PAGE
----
Supplemental Keywords:RFA, Scientific Discipline, Geographic Area, Water, ECOSYSTEMS, Ecosystem Protection/Environmental Exposure & Risk, Chemical Engineering, Aquatic Ecosystems & Estuarine Research, Ecology, estuarine research, Environmental Chemistry, Ecosystem/Assessment/Indicators, Ecosystem Protection, State, Chemistry, Restoration, Aquatic Ecosystem, Ecological Effects - Environmental Exposure & Risk, Aquatic Ecosystems, Monitoring/Modeling, Ecological Risk Assessment, Aquatic Ecosystem Restoration, Ecological Indicators, plant-animal interactions, coastal ecosystem, water use, biodiversity, estuaries, watersheds, Alabama (AL), coastal environments, algal blooms, ecosystem, invasive species, water quality, estuarine waters, human modifications, fishery sampling
Progress and Final Reports:
Subprojects under this Center: (EPA does not fund or establish subprojects; EPA awards and manages the overall grant for this center).
R827072C001 Fluorescent Whitening Agents As Facile Pollution Markers In Shellfishing Waters
R827072C002 Red Snapper Demographics on Artificial Reefs: The Effect of Nearest-Neighbor Dynamics
R827072C003 Stabilization of Eroding Shorelines in Estuarine Wave Eliminates with Constructed Fringe Wetlands Incorporating Offshore Breakwaters
R827072C004 Interaction Between Water Column Structure and Reproduction in Jellyfish Populations Of Mobile Bay (SGER)
R827072C005 Effects of Variation in River Discharge and Wind-Driven Resuspension on Higher Trophic Levels in the Mobile Bay Ecosystem
R827072C006 Results of Zooplankton Component
R827072C007 Benthic Study Component
R827072C008 A Preliminary Survey of Macroalgal and Aquatic Plant Distribution in the Mobile Tensaw Delta
R827072C009 Fisheries-induced changes in the structure and function of shallow water "nursery habitats": an experimental assessment
R827072C010 Effects Of Variation in River Discharge and Wind-Driven Resuspension on Lower Trophic Levels of the Mobile Bay Ecosystem
R827072C011 Evaluation of Alabama Estuaries as Developmental Habitat for Juvenile Sea Turtles
R827072C012 Effects of Salinity Stress on Natural and Anthropogenically-Derived Bacteria in Estuarine Environments
R827072C013 The Role of Land-Use/Land-Cover and Sub-estuarine Ecosystem Nitrogen Cycling in the Regulation of Nitrogen Delivery to a River Dominated Estuary; Mobile Bay, Alabama
R827072C014 Environmental Attitudes of Alabama Coastal Residents: Public Opinion Polls and Environmental Policy
R827072C015 Synthesis and Characterization of an Electrochemical Peptide Nucleic Acid Probe
R827072C016 Determinants of Small-Scale Variation in the Abundance of the Blue Crab Callinectes Sapidus
R827072C017 Effects of Estrogen Pollution on the Reproductive Fitness of the Gulf Pipefish, Syngnathus scovelli
R827072C019 A Model for Genetic Diversity Aquatic Insects of the Mobile/Tensaw River Delta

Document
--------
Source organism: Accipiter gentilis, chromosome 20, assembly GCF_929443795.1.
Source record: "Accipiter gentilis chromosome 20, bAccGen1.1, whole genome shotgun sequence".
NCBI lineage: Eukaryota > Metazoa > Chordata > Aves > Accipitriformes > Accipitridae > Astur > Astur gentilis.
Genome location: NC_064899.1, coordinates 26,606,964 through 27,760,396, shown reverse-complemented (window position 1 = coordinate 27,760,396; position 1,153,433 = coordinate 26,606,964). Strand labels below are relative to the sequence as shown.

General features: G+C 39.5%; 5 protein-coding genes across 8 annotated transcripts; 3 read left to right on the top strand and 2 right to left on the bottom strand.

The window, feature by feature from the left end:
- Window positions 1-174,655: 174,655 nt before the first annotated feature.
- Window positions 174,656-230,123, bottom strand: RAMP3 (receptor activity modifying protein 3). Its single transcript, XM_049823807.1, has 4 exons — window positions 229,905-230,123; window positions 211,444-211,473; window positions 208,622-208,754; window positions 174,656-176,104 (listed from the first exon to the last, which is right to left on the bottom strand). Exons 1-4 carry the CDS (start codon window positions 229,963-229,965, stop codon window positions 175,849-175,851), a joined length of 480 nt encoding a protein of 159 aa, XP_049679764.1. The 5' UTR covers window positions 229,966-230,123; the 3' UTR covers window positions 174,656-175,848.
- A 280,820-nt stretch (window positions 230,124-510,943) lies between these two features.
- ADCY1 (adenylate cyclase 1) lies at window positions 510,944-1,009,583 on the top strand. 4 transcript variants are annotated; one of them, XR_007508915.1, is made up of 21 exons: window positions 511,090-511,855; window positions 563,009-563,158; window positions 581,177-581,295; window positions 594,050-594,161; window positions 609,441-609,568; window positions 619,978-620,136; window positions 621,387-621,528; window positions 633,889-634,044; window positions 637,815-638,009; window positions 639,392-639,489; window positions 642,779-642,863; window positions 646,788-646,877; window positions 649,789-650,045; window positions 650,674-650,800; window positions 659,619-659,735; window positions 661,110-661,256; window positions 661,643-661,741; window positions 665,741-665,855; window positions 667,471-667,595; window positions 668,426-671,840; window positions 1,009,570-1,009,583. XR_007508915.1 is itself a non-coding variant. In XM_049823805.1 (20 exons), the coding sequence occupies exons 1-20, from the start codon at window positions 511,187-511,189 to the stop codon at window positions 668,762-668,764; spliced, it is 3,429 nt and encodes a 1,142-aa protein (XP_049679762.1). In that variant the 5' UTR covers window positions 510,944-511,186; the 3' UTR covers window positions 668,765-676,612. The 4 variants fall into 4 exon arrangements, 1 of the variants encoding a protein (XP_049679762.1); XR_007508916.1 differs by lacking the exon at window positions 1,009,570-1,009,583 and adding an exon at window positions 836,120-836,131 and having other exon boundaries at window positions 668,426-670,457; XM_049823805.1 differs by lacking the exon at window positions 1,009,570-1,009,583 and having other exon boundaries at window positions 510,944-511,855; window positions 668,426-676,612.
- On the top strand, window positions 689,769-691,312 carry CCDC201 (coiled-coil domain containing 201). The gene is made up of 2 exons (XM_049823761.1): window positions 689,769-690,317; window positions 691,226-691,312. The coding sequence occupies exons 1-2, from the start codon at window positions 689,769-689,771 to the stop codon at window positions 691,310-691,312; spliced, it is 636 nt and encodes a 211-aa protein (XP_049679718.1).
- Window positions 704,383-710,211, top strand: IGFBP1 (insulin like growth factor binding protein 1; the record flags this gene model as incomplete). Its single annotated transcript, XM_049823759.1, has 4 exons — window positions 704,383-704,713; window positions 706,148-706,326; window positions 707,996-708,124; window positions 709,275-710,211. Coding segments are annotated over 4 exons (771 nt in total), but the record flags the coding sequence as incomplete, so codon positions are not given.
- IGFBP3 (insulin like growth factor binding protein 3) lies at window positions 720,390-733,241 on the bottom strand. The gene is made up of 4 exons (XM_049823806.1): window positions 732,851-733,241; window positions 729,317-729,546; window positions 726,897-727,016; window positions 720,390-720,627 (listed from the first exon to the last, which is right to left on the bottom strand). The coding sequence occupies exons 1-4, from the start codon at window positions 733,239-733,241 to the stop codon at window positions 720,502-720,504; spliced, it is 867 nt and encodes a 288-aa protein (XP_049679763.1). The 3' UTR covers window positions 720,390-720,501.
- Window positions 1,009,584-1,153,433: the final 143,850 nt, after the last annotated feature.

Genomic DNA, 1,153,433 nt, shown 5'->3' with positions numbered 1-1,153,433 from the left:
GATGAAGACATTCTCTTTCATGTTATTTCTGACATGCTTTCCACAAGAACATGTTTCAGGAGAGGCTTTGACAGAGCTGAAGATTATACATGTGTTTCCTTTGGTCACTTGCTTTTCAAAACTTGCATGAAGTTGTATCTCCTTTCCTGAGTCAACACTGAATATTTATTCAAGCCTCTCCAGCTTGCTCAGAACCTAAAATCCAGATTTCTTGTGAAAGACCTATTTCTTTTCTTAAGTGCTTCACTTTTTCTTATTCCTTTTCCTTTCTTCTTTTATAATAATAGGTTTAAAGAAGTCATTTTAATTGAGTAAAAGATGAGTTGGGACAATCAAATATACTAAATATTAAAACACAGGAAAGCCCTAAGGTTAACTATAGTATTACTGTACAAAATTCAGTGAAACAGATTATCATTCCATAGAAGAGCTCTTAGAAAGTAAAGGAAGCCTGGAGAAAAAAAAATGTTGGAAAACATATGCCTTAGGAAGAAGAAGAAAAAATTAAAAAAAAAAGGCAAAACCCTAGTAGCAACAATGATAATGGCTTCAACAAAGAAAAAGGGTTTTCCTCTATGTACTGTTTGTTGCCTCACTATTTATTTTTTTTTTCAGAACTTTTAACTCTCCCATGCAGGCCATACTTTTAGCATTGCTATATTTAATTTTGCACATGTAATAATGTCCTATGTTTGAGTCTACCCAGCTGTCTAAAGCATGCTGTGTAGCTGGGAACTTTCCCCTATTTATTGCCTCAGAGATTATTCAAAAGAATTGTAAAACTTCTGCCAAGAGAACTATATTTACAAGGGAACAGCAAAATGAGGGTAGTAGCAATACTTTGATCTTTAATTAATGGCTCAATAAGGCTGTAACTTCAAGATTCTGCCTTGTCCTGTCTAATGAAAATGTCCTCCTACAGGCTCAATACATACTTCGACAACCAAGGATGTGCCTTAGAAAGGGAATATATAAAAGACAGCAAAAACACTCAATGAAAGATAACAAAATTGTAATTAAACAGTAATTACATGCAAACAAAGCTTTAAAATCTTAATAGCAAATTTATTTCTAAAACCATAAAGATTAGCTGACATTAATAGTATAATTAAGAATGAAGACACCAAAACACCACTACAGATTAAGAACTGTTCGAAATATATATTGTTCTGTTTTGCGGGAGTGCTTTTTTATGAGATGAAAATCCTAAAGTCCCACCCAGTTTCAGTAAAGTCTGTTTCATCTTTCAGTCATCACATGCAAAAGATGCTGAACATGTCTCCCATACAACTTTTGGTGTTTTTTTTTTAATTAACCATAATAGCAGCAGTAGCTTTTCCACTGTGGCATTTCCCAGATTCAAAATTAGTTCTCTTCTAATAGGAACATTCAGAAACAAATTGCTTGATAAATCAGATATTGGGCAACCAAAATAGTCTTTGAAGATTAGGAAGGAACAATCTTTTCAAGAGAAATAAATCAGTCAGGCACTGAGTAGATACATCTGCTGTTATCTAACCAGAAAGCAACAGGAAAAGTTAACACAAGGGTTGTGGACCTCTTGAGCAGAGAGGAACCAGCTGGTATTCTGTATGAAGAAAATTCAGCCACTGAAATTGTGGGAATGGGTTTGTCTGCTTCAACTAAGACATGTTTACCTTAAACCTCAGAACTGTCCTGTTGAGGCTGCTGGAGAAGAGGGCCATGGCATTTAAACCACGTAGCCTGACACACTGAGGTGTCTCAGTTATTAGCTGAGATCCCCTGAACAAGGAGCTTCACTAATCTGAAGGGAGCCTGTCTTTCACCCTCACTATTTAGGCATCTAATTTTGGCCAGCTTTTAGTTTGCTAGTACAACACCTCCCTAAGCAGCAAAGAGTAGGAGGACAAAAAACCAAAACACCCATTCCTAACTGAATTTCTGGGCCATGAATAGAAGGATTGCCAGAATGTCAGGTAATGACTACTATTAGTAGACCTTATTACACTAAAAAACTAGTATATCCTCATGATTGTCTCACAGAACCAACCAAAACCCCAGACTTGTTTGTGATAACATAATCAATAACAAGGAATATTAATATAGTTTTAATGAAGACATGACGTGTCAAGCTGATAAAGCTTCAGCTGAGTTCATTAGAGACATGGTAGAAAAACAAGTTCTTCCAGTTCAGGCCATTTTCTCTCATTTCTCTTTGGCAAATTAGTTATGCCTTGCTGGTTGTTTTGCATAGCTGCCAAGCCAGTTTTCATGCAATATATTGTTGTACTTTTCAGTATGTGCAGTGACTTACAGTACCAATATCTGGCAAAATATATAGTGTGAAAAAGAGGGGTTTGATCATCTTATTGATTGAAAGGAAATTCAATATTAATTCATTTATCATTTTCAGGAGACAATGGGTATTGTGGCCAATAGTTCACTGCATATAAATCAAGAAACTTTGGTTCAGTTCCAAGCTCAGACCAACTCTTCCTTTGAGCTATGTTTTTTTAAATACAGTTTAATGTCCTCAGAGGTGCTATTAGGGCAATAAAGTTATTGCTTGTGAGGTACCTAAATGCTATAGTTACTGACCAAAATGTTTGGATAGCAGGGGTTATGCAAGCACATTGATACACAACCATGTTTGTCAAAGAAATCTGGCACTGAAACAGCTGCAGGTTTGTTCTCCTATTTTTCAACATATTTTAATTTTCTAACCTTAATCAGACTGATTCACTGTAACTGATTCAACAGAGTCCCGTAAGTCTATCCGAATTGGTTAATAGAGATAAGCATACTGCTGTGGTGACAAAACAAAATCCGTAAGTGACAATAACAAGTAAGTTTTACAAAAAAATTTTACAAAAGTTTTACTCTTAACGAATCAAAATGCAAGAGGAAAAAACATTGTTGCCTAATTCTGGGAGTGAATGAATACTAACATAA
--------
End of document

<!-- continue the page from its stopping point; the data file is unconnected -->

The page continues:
R827072C020 Evaluating Trophic Processes as Indicators of Anthropogenic Eutrophication in Coastal Ecosystems: An Exploratory Analysis
R827072C021 Effects of Anthropogenic Eutrophication on the Magnitude and Trophic Fate of Microphytobenthic Production in Estuaries
R827072C022 Characteristics of Ship Waves and Wind Waves in Mobile Bay
R827072C023 Methods Comparison Between Stripping Voltammetry and Plasma Emission Spectroscopy for Metals in Mobile Bay
R827072C024 Changes in Water Conditions and Sedimentation Rates Associated With Construction of the Mobile Bay Causeway
R827072C025 Cold-Induced Hibernation of Marine Vibrios in the Gulf of Mexico: A Study of Cell-Cell Communication and Dormancy in Vibrio vulnificus
R827072C026 Holocene Sedimentary History of Weeks Bay, AL: Human and Natural Impacts on Deposition in a Gulf Coast Estuary
R827072C027 Shelter Bottlenecks and Self-Regulation in Blue Crab Populations: Assessing the Roles of Nursery Habitats and Juvenile Interactions for Shelter Dependent Organisms
R827072C028 Predicting Seagrass Survival in Nutrient Enriched Waters: Toward a New View of an Existing Paradigm
R827072C029 DMSP and its Role as an Antioxidant in the Salt Marsh Macrophyte Spartina alterniflora
R827072C030 A Preliminary Survey of Aerial and Ground-Dwelling Insects of the Mobile/Tensaw Delta
R827072C031 Natural Biogeochemical Tags of Striped Mullet, Mugil cephalus, Estuarine Nursery Areas in the North Central Gulf of Mexico
R827072C032 Resolution of Sedimentation Rates in Impacted Coastal Environments Using 137Cs and 210Pb Markers: Dog River and Fowl River Embayments
R827072C033 Investigation of the Use of Pulse Amplitude Modulated (PAM) Fluorometry as an Indicator of Submerged Aquatic Vegetation Health in Mobile Bay
R827072C034 Influence of Invasive Plant Species in Determining Diversity of Aquatic Vegetation in the Mobile-Tensaw Delta
R827072C035 The Influence of Shallow Water Hydrodynamics on the Importance of Seagrass Detritus in Estuarine Food Webs
R827072C036 Food Web Interactions, Spatial Subsidies and the Flow of Energy Between the Mobile Bay Delta and Offshore Waters: A SGER Proposal to the Alabama Center for Estuarine Studies
R830651C001 Meteorological Modeling of Hurricanes and Coastal Interactions: A Stability Study For Vertical Pressure Levels
R830651C002 Characterization of Glycoprotein Cues Used by the Parasitic Rhizocephalan Barnacle Loxothylacus texanus To Identify Its Blue Crab Host, Callinectes sapidus
R830651C003 Survey of Diamondback Terrapin Populations in Alabama Estuaries
R830651C004 An Assessment of Environmental Contaminant Levels in Water and Dragonfly Larvae Tissues from the Mobile/Tensaw Delta